For makeup guru and YouTube megastar Desi Perkins, Halloween 2012 started off like most: scrambling for last-minute costumes for both herself and her husband, Steven. Perkins had always been an artist – drawing and painting were frequent hobbies of hers – so it only made sense to try her hand at special effects makeup to compensate for the couple's lack of costumes. When Steven showed up at the Halloween party festively clad in a dark skeleton makeup look, his friends couldn’t help but marvel at Desi’s skills.
“Everybody that night was asking who did his makeup, and if they could book me for other parties,” she tells Bustle. “I just said yes even though I had never done other people’s makeup in my life.”
Perkins became a go-to call for all special effects makeup needs in her friend group, and as word spread, she expanded into working as a freelance makeup artist for fashion runways and television shows. Looking for ways to expand her growing business, Steven recommended that she download the then-not-so-popular app, Instagram, to showcase her work.
“Steven actually made me download Instagram,” laughs Perkins. “I refused to download it — he begged me for so long. He showed me the filters and I thought they looked really cool, so I caved. Once I started posting my work on Instagram, people asked me to start a YouTube channel. I thought, ‘OK, I guess I can give it a shot,’ and look what happened.” She adds, “[My makeup career] really all just started by accident.”
Fast-forward four short years, and the Latina influencer has grown her fanbase to a massive worldwide following, with over 2.8 million subscribers on YouTube and 3.6 million followers on Instagram. Perkins’ global following has not only earned her the title of the American Influencer Awards’ 2017 Trendsetter Influencer of the Year, but has also led to sought-after (and frequently sold out) collaborations with cult sunglasses brand QUAY Australia and a limited-edition makeup collection with Dose of Colors and best friend/fellow YouTuber, Katy DeGroot.
“[With regards to the Dose of Colors] collection, me being Mexican had a huge influence on so much of it,” says Perkins on the Latina influence in her collections. “We used a lot of Spanish words to name the products: our highlighters are called ‘Fuego’ and ‘Mírame.’ Katy and I wanted to make sure that the colors would look good on both lighter and deeper skin tones, and wanted to make sure we included some products for olive skin tones [since I have problems finding products for my olive skin tone], especially our nude lipsticks. We wanted to make sure there was something for everyone.”
As a Latina in the beauty industry, Perkins has found that inclusivity is not always a priority for beauty brands, and finding the right products to compliment the olive undertones in her tan skin can be difficult. One brand she feels is consistently inclusive is Make Up For Ever. “Especially when I was freelancing [as a makeup artist], I could just have all Make Up For Ever foundations and they would cover all spectrums of skin tone and undertones,” she says. Other favorite brands include Melt Cosmetics, Dose of Colors, Kat Von D (especially since Kat herself is a Latina), and, most recently, Fenty Beauty.
More than finding the right products for her skin tone, Perkins has found some personal difficulties identifying as a Latina in the beauty community. “I always think of that line in [the movie] Selena, when they say something like, ‘You’re not Mexican enough for the Mexicans, and not American enough for the Americans,’” she says. “People [online] say that I’m not Latina enough, and it’s definitely hard to hear things like that. Everyone grows up differently, and it’s not up to us how or where our parents raise us. It’s difficult to find that balance.”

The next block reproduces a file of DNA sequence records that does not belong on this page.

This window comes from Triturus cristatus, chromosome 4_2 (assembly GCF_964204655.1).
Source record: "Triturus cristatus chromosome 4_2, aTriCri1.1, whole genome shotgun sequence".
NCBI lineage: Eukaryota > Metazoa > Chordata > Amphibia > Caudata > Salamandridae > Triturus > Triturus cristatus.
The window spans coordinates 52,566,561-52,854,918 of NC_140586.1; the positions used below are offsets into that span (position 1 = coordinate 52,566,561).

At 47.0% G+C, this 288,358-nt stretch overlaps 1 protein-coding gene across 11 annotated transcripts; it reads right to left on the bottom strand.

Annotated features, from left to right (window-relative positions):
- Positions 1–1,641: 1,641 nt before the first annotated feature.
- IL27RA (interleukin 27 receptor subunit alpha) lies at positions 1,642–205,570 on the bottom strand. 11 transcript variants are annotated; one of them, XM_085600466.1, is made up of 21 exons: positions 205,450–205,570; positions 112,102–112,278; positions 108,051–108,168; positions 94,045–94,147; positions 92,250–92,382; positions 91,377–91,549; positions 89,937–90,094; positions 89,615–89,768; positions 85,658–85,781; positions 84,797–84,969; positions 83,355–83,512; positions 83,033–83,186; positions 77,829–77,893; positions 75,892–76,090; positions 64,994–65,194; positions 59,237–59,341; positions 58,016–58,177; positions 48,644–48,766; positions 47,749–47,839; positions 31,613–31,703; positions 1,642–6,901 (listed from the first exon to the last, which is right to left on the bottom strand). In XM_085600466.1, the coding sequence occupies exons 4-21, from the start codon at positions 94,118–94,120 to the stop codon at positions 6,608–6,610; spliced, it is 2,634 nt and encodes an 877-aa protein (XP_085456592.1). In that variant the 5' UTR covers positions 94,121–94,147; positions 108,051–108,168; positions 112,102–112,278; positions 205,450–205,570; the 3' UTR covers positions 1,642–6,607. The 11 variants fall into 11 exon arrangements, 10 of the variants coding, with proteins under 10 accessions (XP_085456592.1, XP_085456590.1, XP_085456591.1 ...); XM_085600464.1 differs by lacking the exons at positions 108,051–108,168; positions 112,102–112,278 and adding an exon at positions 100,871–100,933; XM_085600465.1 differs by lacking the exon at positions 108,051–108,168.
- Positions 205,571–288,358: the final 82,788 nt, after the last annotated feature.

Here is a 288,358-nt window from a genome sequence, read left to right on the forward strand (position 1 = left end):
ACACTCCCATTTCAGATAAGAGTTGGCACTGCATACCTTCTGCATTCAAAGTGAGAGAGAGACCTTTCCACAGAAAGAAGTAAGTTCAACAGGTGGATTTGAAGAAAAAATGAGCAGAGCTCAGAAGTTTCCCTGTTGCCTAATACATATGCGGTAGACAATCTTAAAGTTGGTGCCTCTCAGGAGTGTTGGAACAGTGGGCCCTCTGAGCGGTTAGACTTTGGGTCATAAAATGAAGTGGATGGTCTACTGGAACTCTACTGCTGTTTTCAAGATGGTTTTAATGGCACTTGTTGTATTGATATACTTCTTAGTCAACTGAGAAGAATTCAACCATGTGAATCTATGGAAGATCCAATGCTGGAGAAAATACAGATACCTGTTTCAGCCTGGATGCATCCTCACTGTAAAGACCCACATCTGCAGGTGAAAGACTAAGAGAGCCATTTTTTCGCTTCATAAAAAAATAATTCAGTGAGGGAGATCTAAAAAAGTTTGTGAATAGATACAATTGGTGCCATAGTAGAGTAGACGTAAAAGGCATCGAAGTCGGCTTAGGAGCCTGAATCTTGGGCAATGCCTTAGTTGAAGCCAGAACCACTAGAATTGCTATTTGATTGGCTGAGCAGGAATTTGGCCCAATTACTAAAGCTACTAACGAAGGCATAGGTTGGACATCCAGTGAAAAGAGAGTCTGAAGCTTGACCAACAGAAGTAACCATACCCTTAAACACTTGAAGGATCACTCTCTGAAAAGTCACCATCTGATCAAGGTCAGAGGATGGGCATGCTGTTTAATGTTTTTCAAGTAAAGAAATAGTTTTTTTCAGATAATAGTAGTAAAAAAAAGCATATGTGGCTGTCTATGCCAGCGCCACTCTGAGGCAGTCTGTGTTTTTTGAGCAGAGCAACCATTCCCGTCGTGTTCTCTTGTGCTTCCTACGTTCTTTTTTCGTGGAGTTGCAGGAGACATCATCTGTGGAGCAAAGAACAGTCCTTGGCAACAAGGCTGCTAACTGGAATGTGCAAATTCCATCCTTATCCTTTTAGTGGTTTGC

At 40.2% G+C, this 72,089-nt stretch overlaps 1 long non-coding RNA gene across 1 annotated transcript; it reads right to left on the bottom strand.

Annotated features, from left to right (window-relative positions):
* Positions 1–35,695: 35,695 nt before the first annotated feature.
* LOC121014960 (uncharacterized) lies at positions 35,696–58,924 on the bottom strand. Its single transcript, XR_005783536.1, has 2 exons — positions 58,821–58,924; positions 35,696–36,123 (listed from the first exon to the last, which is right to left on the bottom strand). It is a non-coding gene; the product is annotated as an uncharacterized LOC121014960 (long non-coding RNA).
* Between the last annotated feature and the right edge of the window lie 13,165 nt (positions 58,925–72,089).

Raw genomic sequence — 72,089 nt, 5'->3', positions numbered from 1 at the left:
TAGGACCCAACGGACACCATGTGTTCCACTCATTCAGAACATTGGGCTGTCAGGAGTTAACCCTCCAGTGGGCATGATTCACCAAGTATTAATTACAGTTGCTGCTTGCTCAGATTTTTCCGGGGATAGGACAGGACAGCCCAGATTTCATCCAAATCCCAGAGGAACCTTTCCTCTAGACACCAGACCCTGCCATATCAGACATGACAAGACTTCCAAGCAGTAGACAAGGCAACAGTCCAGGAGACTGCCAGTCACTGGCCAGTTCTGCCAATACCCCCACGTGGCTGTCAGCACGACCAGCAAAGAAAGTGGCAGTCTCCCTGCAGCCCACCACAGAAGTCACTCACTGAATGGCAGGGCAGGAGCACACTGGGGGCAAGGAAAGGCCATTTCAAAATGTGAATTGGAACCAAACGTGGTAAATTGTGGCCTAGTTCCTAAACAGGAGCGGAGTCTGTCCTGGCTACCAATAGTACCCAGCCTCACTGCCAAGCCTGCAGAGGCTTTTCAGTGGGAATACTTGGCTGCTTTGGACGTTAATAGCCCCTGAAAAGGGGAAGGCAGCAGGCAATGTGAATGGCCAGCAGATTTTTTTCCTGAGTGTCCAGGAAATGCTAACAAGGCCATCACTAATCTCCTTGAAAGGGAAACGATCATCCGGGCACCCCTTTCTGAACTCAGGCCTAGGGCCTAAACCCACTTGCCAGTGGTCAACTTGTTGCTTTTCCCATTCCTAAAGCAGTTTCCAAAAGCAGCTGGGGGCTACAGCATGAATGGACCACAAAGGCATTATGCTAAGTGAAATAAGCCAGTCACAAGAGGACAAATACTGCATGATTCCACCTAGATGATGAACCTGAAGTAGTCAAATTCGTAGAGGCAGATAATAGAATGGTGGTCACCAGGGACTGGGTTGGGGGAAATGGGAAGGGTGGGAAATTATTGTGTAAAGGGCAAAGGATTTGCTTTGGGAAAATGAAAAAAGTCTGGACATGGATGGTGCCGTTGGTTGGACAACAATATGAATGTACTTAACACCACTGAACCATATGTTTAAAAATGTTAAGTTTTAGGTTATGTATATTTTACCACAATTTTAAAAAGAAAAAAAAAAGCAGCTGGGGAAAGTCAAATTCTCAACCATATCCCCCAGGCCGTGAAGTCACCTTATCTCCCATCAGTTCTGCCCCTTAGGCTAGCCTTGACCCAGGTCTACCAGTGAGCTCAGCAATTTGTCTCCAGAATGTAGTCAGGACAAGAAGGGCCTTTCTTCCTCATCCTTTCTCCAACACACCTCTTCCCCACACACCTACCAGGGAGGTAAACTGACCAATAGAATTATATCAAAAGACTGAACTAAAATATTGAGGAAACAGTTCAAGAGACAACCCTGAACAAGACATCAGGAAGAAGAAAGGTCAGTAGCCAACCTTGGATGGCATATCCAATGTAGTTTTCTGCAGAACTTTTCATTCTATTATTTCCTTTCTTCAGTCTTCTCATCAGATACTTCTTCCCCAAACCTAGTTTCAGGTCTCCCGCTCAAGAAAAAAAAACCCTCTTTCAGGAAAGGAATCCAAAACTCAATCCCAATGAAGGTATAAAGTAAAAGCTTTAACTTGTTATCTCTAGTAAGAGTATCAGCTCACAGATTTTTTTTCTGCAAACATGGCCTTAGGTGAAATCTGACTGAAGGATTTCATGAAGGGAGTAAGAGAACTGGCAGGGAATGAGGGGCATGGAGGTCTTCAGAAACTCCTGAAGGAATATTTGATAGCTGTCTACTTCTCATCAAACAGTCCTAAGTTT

On the flip side, the beauty guru is constantly floored by the influence she has on her followers.
“It’s really amazing when I get a comment saying, ‘You make me proud to be a Latina,’” she gushes. “There’s a lot of young girls — myself included, when I was younger — who face racism, or are picked on for being different, for having darker skin. When you’re young, you don’t understand how or why you’re different. I remember feeling that way; I always compared [myself to my non-Latina friends].”
She adds, “When you find somebody you can look up to who has similar features as you, and they make you proud to have [those features], that’s everything. It’s my favorite part of being a Latina in the beauty community: being able to [inspire] young Latinas to be proud of themselves. It makes [my hard work] worth it.”
Some icons who she feels paved the way for Latina women in beauty and fashion are Selena Quintanilla, Jennifer Lopez, Eva Mendes, and Sofia Vergara. Perkins has filmed a number of Selena tribute videos, including one that featured MAC Cosmetics’ Selena collection, and has amassed a whopping 1.7 million views.
“Everyone knows I’m obsessed with her,” she says. “She has always inspired me and made me proud to be a Latina, ever since I was a young girl.”
As she moves forward with her career and the beauty industry shifts toward more inclusivity, Perkins feels that brands are headed in the right direction.
“Brands are setting an example of being more inclusive: they’re coming out with a wider range of foundations, and are bringing out more [products with different] undertones. I would like to see more products with olive undertones: it’s not as prominent right now, but there’s a lot of Latinas with olive in their skin, so [finding the right shades] can be a challenge. I think [brands] could be better about showing different nationalities and skin tones in their campaigns, but we’re definitely heading in that direction, and hopefully it continues to get better.”